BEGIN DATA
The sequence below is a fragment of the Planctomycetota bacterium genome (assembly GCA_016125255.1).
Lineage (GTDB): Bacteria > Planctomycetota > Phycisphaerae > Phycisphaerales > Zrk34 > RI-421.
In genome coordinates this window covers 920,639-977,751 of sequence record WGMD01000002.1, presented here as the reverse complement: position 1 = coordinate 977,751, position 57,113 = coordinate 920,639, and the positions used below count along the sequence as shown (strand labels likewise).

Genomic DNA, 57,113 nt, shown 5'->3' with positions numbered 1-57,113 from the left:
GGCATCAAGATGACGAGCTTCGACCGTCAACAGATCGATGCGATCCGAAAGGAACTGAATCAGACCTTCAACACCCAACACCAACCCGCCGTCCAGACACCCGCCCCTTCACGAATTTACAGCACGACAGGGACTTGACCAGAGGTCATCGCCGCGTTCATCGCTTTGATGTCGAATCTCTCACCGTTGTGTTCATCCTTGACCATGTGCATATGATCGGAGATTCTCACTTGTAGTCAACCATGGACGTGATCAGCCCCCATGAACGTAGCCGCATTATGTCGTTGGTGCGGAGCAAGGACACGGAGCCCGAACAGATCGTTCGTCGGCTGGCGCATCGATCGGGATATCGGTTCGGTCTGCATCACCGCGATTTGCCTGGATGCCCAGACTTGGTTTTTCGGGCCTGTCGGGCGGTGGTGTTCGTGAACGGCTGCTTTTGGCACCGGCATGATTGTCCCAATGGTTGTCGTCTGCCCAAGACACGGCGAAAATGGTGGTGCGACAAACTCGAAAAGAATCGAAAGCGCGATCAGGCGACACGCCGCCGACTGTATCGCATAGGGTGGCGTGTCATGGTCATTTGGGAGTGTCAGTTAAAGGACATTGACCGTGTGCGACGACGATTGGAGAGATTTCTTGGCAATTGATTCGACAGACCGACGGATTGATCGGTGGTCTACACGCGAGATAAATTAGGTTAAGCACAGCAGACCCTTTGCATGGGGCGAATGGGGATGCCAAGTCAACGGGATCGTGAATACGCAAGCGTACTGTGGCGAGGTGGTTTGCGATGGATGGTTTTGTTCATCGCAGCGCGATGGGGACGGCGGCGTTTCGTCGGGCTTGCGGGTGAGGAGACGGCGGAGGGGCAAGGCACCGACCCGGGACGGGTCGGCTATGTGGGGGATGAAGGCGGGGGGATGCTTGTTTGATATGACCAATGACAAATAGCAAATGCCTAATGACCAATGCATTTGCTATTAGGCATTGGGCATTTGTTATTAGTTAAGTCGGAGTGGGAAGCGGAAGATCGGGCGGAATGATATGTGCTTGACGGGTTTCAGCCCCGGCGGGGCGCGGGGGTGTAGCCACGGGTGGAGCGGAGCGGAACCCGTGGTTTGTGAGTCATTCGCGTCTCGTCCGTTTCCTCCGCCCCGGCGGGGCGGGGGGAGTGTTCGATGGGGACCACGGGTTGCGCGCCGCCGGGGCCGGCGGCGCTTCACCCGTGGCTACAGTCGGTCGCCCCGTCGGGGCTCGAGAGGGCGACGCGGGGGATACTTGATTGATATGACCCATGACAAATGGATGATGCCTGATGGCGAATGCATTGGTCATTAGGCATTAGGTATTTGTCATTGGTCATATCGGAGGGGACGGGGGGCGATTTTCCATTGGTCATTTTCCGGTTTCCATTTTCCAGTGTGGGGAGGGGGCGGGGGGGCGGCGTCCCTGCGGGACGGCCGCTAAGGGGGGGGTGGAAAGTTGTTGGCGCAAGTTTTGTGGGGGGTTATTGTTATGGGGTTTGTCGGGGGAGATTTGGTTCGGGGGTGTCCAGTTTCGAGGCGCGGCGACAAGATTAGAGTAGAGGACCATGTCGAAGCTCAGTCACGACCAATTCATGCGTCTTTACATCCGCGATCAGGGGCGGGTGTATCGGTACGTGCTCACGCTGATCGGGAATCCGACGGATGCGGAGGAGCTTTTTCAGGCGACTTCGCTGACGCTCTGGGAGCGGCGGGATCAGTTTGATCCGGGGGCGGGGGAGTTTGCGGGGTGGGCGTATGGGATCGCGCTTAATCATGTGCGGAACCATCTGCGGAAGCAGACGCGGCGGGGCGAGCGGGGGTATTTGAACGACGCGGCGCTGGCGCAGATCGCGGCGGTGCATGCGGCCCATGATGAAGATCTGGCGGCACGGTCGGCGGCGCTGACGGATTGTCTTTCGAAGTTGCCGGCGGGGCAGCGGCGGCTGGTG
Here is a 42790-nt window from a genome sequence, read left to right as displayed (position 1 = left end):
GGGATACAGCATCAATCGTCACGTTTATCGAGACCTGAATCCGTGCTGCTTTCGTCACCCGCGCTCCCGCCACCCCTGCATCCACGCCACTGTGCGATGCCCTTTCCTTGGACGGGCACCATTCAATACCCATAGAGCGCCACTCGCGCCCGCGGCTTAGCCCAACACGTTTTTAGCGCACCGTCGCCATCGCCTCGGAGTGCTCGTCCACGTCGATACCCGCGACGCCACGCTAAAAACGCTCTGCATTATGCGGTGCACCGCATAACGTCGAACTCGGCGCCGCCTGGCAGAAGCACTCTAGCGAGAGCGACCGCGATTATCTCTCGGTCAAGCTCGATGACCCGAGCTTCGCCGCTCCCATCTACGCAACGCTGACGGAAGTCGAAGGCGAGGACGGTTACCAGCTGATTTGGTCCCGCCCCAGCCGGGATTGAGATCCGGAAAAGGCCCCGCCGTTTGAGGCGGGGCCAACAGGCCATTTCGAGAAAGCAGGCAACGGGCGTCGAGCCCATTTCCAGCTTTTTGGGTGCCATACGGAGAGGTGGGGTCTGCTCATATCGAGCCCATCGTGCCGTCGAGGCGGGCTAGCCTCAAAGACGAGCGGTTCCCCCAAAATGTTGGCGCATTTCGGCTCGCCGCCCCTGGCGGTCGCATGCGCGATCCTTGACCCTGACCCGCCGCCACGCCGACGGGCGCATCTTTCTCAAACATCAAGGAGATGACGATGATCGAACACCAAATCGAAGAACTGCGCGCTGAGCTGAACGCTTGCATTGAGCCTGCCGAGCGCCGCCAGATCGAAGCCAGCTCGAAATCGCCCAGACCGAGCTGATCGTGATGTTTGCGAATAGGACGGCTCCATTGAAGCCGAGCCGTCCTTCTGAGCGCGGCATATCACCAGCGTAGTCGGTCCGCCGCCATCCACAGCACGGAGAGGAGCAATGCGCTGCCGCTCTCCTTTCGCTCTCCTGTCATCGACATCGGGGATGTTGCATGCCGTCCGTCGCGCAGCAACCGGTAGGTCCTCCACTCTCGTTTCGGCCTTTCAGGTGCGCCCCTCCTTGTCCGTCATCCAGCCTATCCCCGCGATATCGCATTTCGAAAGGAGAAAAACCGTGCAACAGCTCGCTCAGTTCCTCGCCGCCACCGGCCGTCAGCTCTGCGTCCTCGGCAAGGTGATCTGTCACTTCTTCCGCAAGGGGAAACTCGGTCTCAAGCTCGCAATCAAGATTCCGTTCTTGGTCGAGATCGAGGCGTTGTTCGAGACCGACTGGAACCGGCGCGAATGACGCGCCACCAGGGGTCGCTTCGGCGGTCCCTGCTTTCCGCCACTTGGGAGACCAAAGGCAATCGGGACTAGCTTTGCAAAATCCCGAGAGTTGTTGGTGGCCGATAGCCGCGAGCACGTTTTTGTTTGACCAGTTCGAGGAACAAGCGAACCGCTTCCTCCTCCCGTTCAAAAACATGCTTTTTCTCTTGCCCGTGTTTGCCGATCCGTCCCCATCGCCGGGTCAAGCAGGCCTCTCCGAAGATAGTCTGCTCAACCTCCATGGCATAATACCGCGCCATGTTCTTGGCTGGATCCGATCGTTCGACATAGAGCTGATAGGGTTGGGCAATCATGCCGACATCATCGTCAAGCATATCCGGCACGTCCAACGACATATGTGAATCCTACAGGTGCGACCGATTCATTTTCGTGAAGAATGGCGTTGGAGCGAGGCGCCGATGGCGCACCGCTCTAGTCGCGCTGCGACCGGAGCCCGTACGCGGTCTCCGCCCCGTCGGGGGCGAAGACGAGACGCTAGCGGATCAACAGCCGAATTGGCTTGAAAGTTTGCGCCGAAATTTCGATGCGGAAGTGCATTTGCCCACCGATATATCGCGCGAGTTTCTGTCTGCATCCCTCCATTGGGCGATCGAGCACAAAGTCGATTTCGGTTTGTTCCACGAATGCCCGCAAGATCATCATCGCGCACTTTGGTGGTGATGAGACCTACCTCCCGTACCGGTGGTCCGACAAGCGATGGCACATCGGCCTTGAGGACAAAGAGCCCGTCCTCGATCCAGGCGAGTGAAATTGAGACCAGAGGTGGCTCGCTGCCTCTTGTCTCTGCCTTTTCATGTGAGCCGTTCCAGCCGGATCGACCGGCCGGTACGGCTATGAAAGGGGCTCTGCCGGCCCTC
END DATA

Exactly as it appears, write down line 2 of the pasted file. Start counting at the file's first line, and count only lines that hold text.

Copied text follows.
Lineage (GTDB): Bacteria > Planctomycetota > Phycisphaerae > Phycisphaerales > Zrk34 > RI-421.